“There is so much beauty that fills voids. I look right into my own personal family history. Pride is found in knowing who you are.”
Mariane Ibrahim announced 50 lbs., the gallery’s first solo exhibition with Haitian American painter Patrick Eugène. “50 pounds” is a common weight restriction airline companies enforce on travelers. But what if you had to carry your entire life with you? With just fifty pounds of luggage, is one meant to summon up and journey with the entirety of their life?
Patrick Eugène’s paintings are tributes, ones formed not from reference photographs, but from a natural likeness and resemblance to his ancestry. The paintings persist and evoke dignity, refinement, and optimism. Clothing is thrown into bags in fury and with urgency. The figures' expressions are full of hope, worry, and slight anticipation. Through portraits of subjects on the outset of a journey, both physical and mental, Eugène emphasizes the radical effect migration can have on countries and people, even uninvolved.
Haiti is the perfect archetype of Pan-Africanism, and a powerful example of how alliance to a larger diasporic community can enable a sense of freedom and kinship. It is the land of one of the most successful revolutions against oppression in human history, and has not only inspired others, but the nation has lent its soldiers and strategic expertise to foreign anti-colonial movements of liberation for over 200 years. In recent decades, the nation of Haiti has been troubled with economic, socio, and geopolitical tensions, which has resulted in the further displacement of people, but not memory or pride. 50 lbs., is a testament to Eugène’s personal understanding of migration and the effect it has had on his perceptions of Usonianism.
In the works, viewers are transported through time, each indicating to instances – a man sitting on his luggage, observing his surroundings in fascination; a group of strangers, despite being in an unfamiliar place, all experiencing a sense of belonging, united against common adversity. Many of the works also pay homage to the strength and grace of the females in his family. Pearls symbolize their enduring class, even in hard times and luscious plants embellish the compositions, his grandmas love for gardening creating an everlasting connection with those he cherishes most dearly.
50 lbs. also unveils Eugène's first media installations, establishing an immersive atmosphere and evoking the environment of the 1960s–70s migration, ultimately bringing unprecedented insight into some of life's toughest decisions made from necessity. Two installations are presented: one consisting of various pieces of luggage, items pouring out small symbols, and the other containing mementos symbolic to a Haitian immigrant, such as rosary beads, dolls, and letters.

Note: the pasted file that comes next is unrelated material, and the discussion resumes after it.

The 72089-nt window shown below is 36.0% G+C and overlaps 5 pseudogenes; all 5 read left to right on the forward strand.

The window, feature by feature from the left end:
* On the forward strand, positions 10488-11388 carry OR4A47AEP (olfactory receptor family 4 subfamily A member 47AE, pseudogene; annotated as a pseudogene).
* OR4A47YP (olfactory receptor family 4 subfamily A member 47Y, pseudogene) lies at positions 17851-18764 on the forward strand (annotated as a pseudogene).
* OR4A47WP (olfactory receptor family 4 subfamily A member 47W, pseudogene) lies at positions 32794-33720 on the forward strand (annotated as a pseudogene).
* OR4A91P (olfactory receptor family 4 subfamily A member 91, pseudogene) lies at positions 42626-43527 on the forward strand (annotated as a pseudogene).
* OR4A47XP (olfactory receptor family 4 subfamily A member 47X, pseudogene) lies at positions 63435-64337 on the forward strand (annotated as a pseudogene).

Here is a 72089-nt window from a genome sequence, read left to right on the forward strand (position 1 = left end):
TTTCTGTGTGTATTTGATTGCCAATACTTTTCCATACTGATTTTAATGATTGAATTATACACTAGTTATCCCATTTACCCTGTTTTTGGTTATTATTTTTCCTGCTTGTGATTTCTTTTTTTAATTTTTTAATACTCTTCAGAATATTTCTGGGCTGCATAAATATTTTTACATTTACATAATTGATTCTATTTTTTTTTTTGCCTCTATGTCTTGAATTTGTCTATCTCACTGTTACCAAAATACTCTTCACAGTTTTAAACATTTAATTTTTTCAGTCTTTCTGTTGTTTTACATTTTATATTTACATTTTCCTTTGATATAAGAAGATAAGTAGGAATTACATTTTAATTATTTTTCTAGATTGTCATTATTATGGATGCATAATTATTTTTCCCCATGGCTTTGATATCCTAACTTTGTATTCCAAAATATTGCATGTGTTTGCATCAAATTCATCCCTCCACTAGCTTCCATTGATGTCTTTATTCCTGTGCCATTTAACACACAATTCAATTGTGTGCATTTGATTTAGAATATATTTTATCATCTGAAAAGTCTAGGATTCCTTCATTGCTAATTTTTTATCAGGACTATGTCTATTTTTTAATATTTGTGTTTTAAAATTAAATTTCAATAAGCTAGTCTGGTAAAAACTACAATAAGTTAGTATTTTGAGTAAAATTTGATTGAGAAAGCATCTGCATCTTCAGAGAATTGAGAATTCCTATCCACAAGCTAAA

The exhibition will be accompanied by a collaboration with D-Composed, a Chicago based Black chamber music collective, who will present the works of Haitian and African American composers.
The exhibition text was inspired from “Matriarchal Muses, Haitian Migration, and the American Dream”: An Interview with Visual Artist, Patrick Eugene and curator, Lauren Tate Baeza. Direct excerpts are included.
Started in 2017 by Kori Coleman and yelley taylor and led by their mission to uplift and empower society through the music of Black composers, this Chicago-based creative incubator acts as a bridge between the past and present to the future of representation, music-centered experiences, and the communal power of Black composers and their impact. As the only all-Black ensemble and the only ensemble that focuses exclusively on the works of Black composers in Chicago, D-Composed partners with institutions with a proven commitment to communities of color.
Drawing direct inspiration from Patrick Eugène's 50lbs, the D-Composed collective of musicians and storytellers has selected a collection of works by Haitian & African-American composers that speak to the Haitian immigration experience.
Inspired by themes such as hope, perseverance, and joy, each composer's piece speaks to a particular part of the journey. Nathalie Joachim's Dwam Mwen Yo, which translates in Haitian Creole as "my ladies," is an ode to the women of Haiti as seen in the many figures of Eugénes paintings.
We find glimpses of hope in the melancholy sounds of Jean "Rudy" Perrault's Third Movement ("Hope") from Exodus for String Quartet.
Carlos Simon's Elegy: A Cry from the Grave is a piece dedicated to all those murdered wrongfully by an oppressive power, namely Trayvon Martin, Eric Garner, and Michael Brown. In this story of 50 lbs, we use this piece to honor those whose lives were lost escaping treacherous conditions.
Gifrants Mizik Demafwa or "sometimes music" adds a lighthearted feel to the program. Finally, we free ourselves of any constraints with the free-spirited "Rosa Parks: Klap Ur Handz" by Daniel Bernard Roumain.
Musical curation is by Executive/Artistic Director Kori Coleman, Khelsey Zarraga (violin), Anya Brumfield (violin), Wilfred Farquharson (viola), and Malik Johnson (cello).
Dam Mwen Yo - Nathalie Joachim
III. Hope from Exodus for String Quartet - Jean "Rudy" Perrault
Elegy: A Cry from the Grave - Carlos Simon
Mizik Demafwa - Gifrants